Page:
Great piece by Leahy over at Puck Daddy. A piece after my own heart, comparing a player who got a lot of notoriety for his flash (and mouth) with a player who quietly did things without receiving nearly as much credit.
Personally, despite my adoration for Turgeon for much of his career, I didn't think he'd met the level of Hall of Famer. (If my old network host hadn't eliminated many of its archives, I'd dig up previous thoughts on this.) But I don't think Roenick is one, either -- although I can admit Roenick was a great player for a healthy chunk of his career.
The Hall of Fame is all over the map. It's almost a personal preference for everyone, since the standards aren't codified and are perhaps more lax in the NHL than in any other sport (not necessarily a bad thing; such institutions celebrate the game first, and parse classifications second).
For example, "publicity to the game" means zero in this conversation (yet I'm surprised Yahoo!'s Ross McKeon thinks Roenick was so far ahead of Brett Hull in this category). On the contrary, if a guy has "publicity" or other off-ice attributes going for him, it gives me pause, and greater incentive to dig around to see whether his playing career was really as good as billed.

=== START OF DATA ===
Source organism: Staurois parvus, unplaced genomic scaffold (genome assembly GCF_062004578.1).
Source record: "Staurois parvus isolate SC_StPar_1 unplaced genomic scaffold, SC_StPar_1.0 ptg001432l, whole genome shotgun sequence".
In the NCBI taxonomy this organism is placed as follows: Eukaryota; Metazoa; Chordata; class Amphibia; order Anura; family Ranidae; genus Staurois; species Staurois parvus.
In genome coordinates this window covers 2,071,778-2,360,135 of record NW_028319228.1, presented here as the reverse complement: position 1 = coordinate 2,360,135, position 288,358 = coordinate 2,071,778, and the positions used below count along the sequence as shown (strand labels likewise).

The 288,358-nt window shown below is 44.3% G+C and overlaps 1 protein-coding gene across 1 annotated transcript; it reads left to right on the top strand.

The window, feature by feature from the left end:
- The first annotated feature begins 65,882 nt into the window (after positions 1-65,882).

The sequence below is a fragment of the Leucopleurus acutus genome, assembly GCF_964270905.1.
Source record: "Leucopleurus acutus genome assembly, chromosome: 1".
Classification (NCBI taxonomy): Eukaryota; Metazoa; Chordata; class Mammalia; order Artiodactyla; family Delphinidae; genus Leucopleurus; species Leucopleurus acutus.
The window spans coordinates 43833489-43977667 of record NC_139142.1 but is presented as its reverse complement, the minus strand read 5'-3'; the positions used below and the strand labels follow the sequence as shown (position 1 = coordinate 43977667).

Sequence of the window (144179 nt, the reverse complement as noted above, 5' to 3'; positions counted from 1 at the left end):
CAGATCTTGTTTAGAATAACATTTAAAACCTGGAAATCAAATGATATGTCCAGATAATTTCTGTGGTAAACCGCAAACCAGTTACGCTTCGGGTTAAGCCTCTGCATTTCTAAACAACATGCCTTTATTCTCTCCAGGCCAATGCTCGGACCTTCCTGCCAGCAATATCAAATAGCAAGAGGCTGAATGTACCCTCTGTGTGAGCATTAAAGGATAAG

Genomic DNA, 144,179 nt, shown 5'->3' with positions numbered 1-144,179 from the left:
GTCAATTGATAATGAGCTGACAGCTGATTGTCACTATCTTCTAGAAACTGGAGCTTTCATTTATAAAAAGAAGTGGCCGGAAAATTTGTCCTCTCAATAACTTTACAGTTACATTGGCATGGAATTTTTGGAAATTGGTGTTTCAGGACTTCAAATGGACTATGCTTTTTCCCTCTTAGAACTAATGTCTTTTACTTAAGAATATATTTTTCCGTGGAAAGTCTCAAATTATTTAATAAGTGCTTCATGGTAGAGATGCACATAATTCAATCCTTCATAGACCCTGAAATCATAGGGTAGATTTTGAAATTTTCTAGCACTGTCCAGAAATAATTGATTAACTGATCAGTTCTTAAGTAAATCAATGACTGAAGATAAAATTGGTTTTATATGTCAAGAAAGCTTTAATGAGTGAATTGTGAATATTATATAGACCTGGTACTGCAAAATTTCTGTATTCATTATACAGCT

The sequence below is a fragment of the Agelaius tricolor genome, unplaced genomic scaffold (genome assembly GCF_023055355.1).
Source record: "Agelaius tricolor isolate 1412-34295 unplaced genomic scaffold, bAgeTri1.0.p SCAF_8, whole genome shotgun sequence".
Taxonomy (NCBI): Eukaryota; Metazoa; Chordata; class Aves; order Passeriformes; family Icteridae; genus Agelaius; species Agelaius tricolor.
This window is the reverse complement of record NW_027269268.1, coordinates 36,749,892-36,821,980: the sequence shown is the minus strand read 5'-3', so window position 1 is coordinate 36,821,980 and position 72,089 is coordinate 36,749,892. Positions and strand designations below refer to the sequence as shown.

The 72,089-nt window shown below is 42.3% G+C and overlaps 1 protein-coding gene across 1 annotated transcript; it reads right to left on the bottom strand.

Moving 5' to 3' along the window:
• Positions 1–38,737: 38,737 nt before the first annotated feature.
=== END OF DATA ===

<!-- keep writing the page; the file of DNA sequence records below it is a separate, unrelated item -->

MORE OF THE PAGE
Injuries are a judgment call: A certain amount must be forgiven, but how much is too much? (Hello, Pat LaFontaine, how do you do, Eric Lindros?) In that realm, both Roenick and Turgeon were affected by injuries that reduced the length and level of their effectiveness. Were they too much? Each achieved those round milestones of 500 goals and 1,000 points. Neither had major playoff success. Each moved around a lot, with a few great stints mitigated by time with teams that would rather forget them.
Anyone who doesn't think Turgeon was an elite player slept through 1992-93 and failed to see him control play down low and fight off checkers with his tree-trunk-leg positioning throughout his tenure as a Blue.
As much as Roenick receives bonus credit (from some) for bringing attention to the game, Turgeon is penalized for being a soft-spoken French-Canadian who avoided fights. (Didn't hurt Bossy in the end, but ... yeah, a little different.) I'm biased, but I've always endorsed the Clark Gillies induction because his role included scoring and fighting and leadership -- and he handled all three like a champ. A four-time champ.
With the caveat that the Hall is an ambiguous place, neither Roenick or Turgeon quite make the cut for me -- perhaps I'm reverse-biased because it's harder to think you saw a "legend" in your own time. But if Roenick is in, you better believe I think Pierre is, too.
And if the Hall has (rightly or wrongly) become a place that celebrates players who absolutely delighted fans with displays of skill, big goals and play-through-pain that are on a level few in the world can even imagine? Well, in that case, the Hall is for both of them.